Macedonia: Albanians Still Underemployed

The main Albanian party in Macedonia is being criticised for failing to improve the lives of its voters.

Macedonia: Albanians Still Underemployed

The main Albanian party in Macedonia is being criticised for failing to improve the lives of its voters.

Two years after the end of the conflict in Macedonia, unemployment is still rife in many former crisis areas – and ethnic Albanians are becoming increasingly angry with the party that represents them.


They are accusing the government, of which the Albanian Democratic Union for Integration, DUI, is a coalition member, of not doing enough to provide them with jobs.


The DUI is led by former rebels turned politicans, and it won the majority of Albanian votes in the September 2002 elections. But nine months on from that ballot success, many voters feel the promised change has been too long in coming.


Avni Zendeli from the northeastern village of Matejce now blames the DUI for his poor living conditions. "Before the elections [the DUI] promised jobs and the renovation of our houses. But out of 4,000 inhabitants, only about ten people in Matejce are employed," he complained.


Ljuljzim Arifi from Lipkovo shares his view, saying, "It seems as if the Ohrid agreement [of August 2001] is not being implemented. Jobs should have been created, but nothing has happened. We sit all day long waiting for somebody to give us work."


Both villages were heavily involved in the 2001 conflict, as Albanian rebels seized territory and battled Macedonian security forces to demand greater civil rights.


Some analysts believe that the Albanians are unhappy because they expected the peace deal to produce swift improvements in their economic situation. But DUI vice-president Agron Buxhaku says it is too early to pass judgement on his party.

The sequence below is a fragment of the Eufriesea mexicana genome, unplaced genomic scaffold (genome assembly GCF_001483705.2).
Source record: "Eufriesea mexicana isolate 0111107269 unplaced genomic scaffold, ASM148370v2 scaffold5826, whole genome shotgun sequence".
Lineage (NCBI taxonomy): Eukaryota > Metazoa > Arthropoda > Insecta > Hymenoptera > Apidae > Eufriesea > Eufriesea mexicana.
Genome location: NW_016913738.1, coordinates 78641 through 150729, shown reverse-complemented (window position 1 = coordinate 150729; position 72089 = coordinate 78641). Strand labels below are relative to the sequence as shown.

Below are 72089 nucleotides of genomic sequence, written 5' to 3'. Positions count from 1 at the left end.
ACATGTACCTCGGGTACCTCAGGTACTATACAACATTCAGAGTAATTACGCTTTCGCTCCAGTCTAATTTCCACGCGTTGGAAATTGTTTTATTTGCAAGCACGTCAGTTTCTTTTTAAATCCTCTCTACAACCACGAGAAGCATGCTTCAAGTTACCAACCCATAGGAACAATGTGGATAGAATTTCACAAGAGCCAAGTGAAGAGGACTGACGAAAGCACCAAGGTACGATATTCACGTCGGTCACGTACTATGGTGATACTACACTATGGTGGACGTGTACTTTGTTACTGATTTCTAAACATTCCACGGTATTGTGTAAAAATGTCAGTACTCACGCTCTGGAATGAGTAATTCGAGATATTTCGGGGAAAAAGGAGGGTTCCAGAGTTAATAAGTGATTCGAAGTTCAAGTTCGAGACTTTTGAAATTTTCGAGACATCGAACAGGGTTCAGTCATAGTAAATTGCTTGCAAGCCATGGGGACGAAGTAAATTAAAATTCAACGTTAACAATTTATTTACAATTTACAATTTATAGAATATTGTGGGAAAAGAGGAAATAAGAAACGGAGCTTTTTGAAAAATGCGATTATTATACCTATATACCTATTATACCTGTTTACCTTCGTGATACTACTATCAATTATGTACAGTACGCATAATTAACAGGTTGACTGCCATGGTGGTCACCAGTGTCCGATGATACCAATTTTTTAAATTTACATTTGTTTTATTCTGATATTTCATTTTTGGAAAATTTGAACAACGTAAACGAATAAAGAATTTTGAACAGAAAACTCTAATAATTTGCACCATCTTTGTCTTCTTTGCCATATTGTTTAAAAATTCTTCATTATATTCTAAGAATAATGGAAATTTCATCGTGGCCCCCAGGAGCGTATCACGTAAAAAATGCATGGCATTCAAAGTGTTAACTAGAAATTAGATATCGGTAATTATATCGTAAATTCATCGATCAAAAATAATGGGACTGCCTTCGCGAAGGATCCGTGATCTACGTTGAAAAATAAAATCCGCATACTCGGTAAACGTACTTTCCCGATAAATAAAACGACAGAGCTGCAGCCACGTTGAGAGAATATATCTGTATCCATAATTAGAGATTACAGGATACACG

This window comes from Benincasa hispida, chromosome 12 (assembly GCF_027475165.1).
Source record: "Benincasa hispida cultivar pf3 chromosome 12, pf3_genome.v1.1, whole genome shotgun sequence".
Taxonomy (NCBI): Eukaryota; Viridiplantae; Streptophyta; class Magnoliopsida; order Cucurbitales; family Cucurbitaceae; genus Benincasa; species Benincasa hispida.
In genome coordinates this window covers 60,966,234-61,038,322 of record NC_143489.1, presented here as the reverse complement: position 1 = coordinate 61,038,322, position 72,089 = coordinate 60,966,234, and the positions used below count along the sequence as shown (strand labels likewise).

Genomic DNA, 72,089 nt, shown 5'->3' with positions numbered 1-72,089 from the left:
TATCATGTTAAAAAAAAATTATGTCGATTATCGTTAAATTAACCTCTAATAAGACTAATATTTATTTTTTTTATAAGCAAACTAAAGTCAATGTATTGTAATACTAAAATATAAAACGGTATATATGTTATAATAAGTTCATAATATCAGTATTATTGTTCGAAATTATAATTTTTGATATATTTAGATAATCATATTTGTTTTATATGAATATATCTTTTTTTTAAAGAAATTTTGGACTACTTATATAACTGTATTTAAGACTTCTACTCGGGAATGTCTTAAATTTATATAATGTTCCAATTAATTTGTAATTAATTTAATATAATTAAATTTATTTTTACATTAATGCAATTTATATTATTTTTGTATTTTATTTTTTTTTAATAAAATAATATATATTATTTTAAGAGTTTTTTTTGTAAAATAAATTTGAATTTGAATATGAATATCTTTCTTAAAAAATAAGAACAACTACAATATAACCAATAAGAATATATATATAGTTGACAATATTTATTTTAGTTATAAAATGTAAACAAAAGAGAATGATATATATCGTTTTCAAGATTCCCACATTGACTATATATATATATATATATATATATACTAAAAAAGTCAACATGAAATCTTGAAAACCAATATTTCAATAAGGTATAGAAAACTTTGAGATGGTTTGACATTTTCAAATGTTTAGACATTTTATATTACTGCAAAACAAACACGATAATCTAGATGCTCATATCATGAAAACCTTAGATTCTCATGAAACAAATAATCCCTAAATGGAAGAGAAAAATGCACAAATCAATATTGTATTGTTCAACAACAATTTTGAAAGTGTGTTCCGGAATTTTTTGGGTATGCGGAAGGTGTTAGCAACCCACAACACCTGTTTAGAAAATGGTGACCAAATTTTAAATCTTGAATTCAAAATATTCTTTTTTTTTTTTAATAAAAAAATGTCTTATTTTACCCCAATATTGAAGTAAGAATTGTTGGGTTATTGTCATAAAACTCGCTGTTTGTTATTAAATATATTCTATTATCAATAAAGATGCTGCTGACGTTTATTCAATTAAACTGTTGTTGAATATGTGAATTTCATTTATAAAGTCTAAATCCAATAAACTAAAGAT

"There is a false belief that the economic situation can be improved


overnight. But security is crucial for development,” he said.


The Ohrid accord pledges steps to increase the number of Albanians employed by the state, to redress what was seen as a bias toward Macedonians. But Buxhaku believes that proportional representation alone will not solve the unemployment problem.


One reason for this is that the government wants less, not more civil servants on its payroll. It plans to fire several thousand as the first phase of a public administration reform. The civil service reports that it has 128,000 people in its ranks, which makes it look bloated when compared with the figure of 20,000 to 30,000 recommended by the International Monetary Fund.


Before the DUI came to power, Albanians certainly were underrepresented in employment. Data from the Statistical Institute show that while they made up almost 23 per cent of the Macedonian population, they accounted for less than 10 per cent of the employed.


Since the new government came in, there has been some increase in the numbers of Albanians working in the civil service or in publicly owned companies. However, some members of the community are still sceptical of this.


Farmer Ida Trena, an economics graduate, is convinced that Albanians still have fewer opportunities in the jobs market. “Nobody can convince me that some Macedonian has been waiting as long [as an Albanian] for employment. I don't feel I am equal in this country,” he said.


Tahir Hani, the Albanian mayor of the southwestern village of Velesta, who is not a member of the DUI, believes it is not working hard enough for its people.


"I feel that the DUI is not an equal partner in this government. They should pressure the authorities to open public enterprises and reduce our unemployment,” he told IWPR.


Security, as well as the economy, remains a major concern for Albanians in the post-conflict period. Abedin Ziberi, who is adviser to Lipkovo municipality, and also a member of the Democratic Party of Albanians and a former rebel commander in the area, recently warned that "if anything could worsen security in Macedonia, it is failure to implement the peace accord".


Ziberi insists that Albanians are in a worse situation than they were before the war. "Many have no jobs. People are hungry and poor – and the government is doing nothing to help them,” he said.


Suncica Stojanovska is a journalist with the daily Makedonija Denes


Macedonia
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